11.07.2008

Blue Team Wins!

(via dissidentvoice.org)

Fox News: Guess who’s here? The Independent party candidate, Ralph Nader. This is his second run for the Presidency since he played spoiler in the close 2000 contest. This year he was on the ballot in 45 states plus D.C. This year he was polling about 1-percent. Ralph, you spoke to Fox News Radio’s Houston affiliate today, and said this:

Ralph Nader: To put it very simply, he is our first African American president; or he will be. And we wish him well. But his choice, basically, is whether he’s going to be Uncle Sam for the people of this country, or Uncle Tom for the giant corporations.

Fox News: Really. Ralph Nader — What was that?

Nader: It’s very simple. He has gone along with corporate power from the moment he entered politics in the State Senate — Voted for the Wall Street Bailout — Supports expanding military budget that is desired by the military industrial complex, and doesn’t really have a tax reform thing for the ordinary fellow in this country — Opposes single-payer full Medicare for all, because the giant HMOs AETNA and SIGNA do — Doesn’t have a living wage — He’s supposed to be respectful of the poor — hardly mentions them in his speech — It’s all the middle class — He doesn’t have a comprehensive program…

(Interrupted by Fox)

Fox News: … and you utter the words “Uncle Tom”? Are you kidding me?

Nader: Yeah… that’s the question he’s gotta face.

(Interrupted by Fox)

Fox News: He didn’t have to face it until it came out of your mouth! I mean, I just wonder if you don’t realize that you had a number of supporters out there. You were running a percentage this year, you were reduced to irrelevant, and I just wonder now if that’s what you want your legacy to be — the man who, on the night that the first African American President in the history of this nation was elected, you ask if he’s going to be Uncle Sam or Uncle Tom.

Nader: Yeah, of course. He’s turned his back on a hundred-million poor people in this country — African Americans and Latinos and poor whites, and we’re gonna hold them to a higher standard. It’s just not an unprecedented career move, ya know, in the White House. We expect more of Barack Obama…

(Interrupted by Fox)

Fox News: You were reduced to complete irrelevance here. You weren’t able to play spoiler. Will you run again?

Nader: Look, I don’t like bullies like you. I can’t see you. You can pull the plug on me. I’m lookin’ at a dark camera…

(Interrupted by Fox)

Fox News: You said “Uncle Tom.” I didn’t say it, sir. With respect, I did not say it…

Nader: I said that’s the question HE has to answer. He can become a great President, or he can become a toady for the corporate powers that have brought both parties to their knees against working people in this country, and have allowed our country to be hijacked by global corporations who have no allegiance to this country other than to ship its jobs and industries to fascist and communist dictators abroad who know how to keep their workers in their place. This is reality here. This is not show business. It’s not celebrity politics. There are people suffering in this country, and we expect a great Presidency from Barack Obama, and we’re gonna try to hold his feet to the fire…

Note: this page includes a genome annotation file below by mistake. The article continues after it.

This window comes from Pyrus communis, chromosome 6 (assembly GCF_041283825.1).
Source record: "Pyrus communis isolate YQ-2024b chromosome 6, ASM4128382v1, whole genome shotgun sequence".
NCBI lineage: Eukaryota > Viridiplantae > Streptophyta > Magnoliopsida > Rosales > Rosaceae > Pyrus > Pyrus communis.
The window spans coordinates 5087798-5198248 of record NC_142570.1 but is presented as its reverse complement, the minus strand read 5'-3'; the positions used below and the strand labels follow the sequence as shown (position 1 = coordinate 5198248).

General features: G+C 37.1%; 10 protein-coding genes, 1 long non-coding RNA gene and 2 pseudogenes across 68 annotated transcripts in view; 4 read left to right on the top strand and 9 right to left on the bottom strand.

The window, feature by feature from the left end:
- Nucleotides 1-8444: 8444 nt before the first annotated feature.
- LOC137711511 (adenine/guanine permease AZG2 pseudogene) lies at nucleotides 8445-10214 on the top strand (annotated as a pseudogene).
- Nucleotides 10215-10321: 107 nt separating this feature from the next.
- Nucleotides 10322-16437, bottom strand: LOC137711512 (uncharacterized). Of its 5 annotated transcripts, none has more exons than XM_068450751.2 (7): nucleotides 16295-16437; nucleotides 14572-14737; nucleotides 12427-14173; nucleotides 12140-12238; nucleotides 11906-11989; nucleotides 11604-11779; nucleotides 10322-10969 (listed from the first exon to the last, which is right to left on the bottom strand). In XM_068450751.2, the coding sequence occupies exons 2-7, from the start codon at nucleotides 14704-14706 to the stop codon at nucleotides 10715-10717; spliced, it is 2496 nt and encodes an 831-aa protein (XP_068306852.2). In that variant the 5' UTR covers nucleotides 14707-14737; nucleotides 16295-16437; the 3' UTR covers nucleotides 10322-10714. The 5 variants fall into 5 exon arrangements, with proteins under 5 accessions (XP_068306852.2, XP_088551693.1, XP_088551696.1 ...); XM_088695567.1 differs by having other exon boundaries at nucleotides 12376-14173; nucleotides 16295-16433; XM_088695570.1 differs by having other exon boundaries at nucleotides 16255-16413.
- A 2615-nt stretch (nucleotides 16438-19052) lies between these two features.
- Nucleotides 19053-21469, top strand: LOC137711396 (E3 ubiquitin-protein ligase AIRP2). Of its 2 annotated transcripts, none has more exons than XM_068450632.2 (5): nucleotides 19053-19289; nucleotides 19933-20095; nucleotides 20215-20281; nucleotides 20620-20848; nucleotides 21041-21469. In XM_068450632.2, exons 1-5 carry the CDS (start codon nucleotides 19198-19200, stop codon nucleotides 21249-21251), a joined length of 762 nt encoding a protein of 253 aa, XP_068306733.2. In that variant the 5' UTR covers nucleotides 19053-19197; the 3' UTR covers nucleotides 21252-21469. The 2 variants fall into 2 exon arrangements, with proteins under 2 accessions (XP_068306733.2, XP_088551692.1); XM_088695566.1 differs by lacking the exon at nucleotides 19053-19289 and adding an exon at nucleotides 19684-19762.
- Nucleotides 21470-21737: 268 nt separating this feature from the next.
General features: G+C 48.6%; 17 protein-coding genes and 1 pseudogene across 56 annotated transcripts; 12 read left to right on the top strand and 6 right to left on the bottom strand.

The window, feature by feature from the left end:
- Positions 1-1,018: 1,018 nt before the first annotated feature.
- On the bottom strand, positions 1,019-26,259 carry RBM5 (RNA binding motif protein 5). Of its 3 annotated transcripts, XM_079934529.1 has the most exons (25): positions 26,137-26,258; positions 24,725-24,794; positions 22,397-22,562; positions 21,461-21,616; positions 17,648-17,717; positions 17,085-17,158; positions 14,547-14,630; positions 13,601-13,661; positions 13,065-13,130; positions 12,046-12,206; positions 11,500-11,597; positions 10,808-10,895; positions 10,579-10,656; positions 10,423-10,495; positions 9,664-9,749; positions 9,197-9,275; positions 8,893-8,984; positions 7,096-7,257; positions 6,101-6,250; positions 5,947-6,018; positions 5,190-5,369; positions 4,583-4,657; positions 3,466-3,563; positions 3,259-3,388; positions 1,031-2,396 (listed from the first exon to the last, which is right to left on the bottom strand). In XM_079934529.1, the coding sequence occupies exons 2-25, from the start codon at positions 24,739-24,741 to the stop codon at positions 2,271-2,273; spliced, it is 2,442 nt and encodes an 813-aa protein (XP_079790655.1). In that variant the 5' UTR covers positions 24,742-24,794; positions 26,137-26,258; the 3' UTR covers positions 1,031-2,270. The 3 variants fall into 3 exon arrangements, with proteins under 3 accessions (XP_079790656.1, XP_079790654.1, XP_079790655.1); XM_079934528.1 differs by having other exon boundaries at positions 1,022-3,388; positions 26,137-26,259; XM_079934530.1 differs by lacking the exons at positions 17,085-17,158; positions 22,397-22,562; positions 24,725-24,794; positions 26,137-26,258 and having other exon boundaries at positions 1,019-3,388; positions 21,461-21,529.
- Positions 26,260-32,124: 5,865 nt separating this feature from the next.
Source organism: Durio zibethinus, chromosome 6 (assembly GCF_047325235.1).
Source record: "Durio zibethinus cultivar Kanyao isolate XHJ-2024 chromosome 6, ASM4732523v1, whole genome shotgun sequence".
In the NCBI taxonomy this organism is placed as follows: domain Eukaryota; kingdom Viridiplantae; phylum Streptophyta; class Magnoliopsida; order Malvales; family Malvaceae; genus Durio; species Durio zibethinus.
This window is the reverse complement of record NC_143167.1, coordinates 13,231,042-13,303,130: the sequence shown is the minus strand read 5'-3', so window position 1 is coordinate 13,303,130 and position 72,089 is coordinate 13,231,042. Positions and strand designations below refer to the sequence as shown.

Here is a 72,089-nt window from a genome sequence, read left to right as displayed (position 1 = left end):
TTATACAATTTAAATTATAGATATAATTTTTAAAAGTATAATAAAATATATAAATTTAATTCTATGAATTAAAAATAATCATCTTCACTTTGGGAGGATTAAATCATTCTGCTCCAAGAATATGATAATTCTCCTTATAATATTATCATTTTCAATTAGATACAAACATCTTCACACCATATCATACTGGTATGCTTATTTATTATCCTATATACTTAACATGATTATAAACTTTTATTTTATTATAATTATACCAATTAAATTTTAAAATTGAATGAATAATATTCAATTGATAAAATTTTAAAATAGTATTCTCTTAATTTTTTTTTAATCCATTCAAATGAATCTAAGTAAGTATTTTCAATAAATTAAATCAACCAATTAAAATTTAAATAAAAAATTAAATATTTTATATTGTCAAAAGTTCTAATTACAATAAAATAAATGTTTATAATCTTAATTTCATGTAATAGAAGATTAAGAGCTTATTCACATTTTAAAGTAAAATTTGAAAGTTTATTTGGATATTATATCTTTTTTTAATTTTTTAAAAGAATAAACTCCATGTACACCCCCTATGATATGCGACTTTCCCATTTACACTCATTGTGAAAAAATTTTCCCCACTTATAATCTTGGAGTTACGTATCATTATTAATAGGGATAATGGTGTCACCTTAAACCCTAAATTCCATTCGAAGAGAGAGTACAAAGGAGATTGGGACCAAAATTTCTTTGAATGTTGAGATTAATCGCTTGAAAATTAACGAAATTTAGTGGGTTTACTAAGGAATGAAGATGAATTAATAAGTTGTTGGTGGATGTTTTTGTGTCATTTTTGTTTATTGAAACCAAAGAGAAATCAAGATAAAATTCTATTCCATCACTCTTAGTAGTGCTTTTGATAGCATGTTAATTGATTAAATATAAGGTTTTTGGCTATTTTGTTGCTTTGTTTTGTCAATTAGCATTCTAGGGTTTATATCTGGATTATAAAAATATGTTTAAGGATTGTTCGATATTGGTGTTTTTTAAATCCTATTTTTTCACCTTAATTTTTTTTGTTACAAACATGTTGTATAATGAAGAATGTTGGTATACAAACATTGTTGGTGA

(Interrupted by Fox)

Fox News: I just wonder if, in hindsight, you wish you’d used a phrase other than Uncle Tom?

Nader: Not — at all. Do you know what the historic….

(Interrupted by Fox)

Fox News: Fair enough. Thanks very much. We’ll have a response from our panel in just a moment.”

Nader: Thank you…




I know some of you out there think that people who didn't vote don't have a right to participate in the dialog. That reveals a dangerous amount of absolutism. If you want to really address the problems that are going on right now, you won't find the solutions in a ballot box. Private Power holds no elections, and has no obligation other than shareholder return.

The Red Team and The Blue team are both fronts for the same thing. The transfer of public funds to private businesses and other entities. It's a great system they've worked out, but it isn't OUR system.

The ratings were great, though. So great hardly anybody's talking about the US's attacks on Syria and Pakistan and refusal to comment. Nobody's talking about how what's left of the Bush administration is scrambling around to change as much as possible in the amount of time they have left. Everybody is too busy celebrating and basking in the warm glowing warming glow of knowing that Their Guy won. Well, not -everybody-, but so many people, you know? The majority of them. Those PR types know what they're doing.

Now, I tend to take the extreme view that even engaging in that purely symbolic participatory act of voting is to contribute to this system of exploitation, so I don't do it personally. A more moderate view might be that the act is pointless, but inspires individual people so it's beneficial in that sense, so good for them.

Of course, the belief that one of those groups of people has no right to talk to them pulls back the curtain and reveals itself for what it is: another layer of the "us vs. them" gambit that news corporations, military contractors, fast-food chains, even the election process itself (limited to it's two candidates) foist on people to keep them distracted from the fact that less exploitative systems exist, and are in fact preferable to the people who have to endure them.

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